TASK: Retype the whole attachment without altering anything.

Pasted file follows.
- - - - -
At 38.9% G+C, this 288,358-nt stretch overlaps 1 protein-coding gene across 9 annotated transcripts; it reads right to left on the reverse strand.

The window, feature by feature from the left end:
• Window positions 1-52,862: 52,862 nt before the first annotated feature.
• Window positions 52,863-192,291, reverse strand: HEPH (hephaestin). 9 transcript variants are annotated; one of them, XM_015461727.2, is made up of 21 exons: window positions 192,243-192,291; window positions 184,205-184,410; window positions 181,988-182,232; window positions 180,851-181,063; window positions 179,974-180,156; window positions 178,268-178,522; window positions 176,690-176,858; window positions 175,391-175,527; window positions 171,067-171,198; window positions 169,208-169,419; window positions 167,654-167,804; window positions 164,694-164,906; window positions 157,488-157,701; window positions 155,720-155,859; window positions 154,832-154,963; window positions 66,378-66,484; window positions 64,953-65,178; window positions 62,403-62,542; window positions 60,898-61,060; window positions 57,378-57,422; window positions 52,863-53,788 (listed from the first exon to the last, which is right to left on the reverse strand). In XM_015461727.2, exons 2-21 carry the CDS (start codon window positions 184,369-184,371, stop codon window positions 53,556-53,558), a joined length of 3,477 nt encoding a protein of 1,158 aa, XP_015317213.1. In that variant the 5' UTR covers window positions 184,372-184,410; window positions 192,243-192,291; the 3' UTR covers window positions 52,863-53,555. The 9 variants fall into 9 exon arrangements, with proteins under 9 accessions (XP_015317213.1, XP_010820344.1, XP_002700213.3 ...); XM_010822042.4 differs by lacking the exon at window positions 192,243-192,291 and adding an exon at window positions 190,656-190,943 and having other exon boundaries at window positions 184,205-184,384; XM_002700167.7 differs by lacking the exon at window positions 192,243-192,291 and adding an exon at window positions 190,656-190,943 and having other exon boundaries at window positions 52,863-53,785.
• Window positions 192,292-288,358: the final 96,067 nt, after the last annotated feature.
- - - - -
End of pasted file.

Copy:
At 38.9% G+C, this 288,358-nt stretch overlaps 1 protein-coding gene across 9 annotated transcripts; it reads right to left on the reverse strand.

The window, feature by feature from the left end:
• Window positions 1-52,862: 52,862 nt before the first annotated feature.
• Window positions 52,863-192,291, reverse strand: HEPH (hephaestin). 9 transcript variants are annotated; one of them, XM_015461727.2, is made up of 21 exons: window positions 192,243-192,291; window positions 184,205-184,410; window positions 181,988-182,232; window positions 180,851-181,063; window positions 179,974-180,156; window positions 178,268-178,522; window positions 176,690-176,858; window positions 175,391-175,527; window positions 171,067-171,198; window positions 169,208-169,419; window positions 167,654-167,804; window positions 164,694-164,906; window positions 157,488-157,701; window positions 155,720-155,859; window positions 154,832-154,963; window positions 66,378-66,484; window positions 64,953-65,178; window positions 62,403-62,542; window positions 60,898-61,060; window positions 57,378-57,422; window positions 52,863-53,788 (listed from the first exon to the last, which is right to left on the reverse strand). In XM_015461727.2, exons 2-21 carry the CDS (start codon window positions 184,369-184,371, stop codon window positions 53,556-53,558), a joined length of 3,477 nt encoding a protein of 1,158 aa, XP_015317213.1. In that variant the 5' UTR covers window positions 184,372-184,410; window positions 192,243-192,291; the 3' UTR covers window positions 52,863-53,555. The 9 variants fall into 9 exon arrangements, with proteins under 9 accessions (XP_015317213.1, XP_010820344.1, XP_002700213.3 ...); XM_010822042.4 differs by lacking the exon at window positions 192,243-192,291 and adding an exon at window positions 190,656-190,943 and having other exon boundaries at window positions 184,205-184,384; XM_002700167.7 differs by lacking the exon at window positions 192,243-192,291 and adding an exon at window positions 190,656-190,943 and having other exon boundaries at window positions 52,863-53,785.
• Window positions 192,292-288,358: the final 96,067 nt, after the last annotated feature.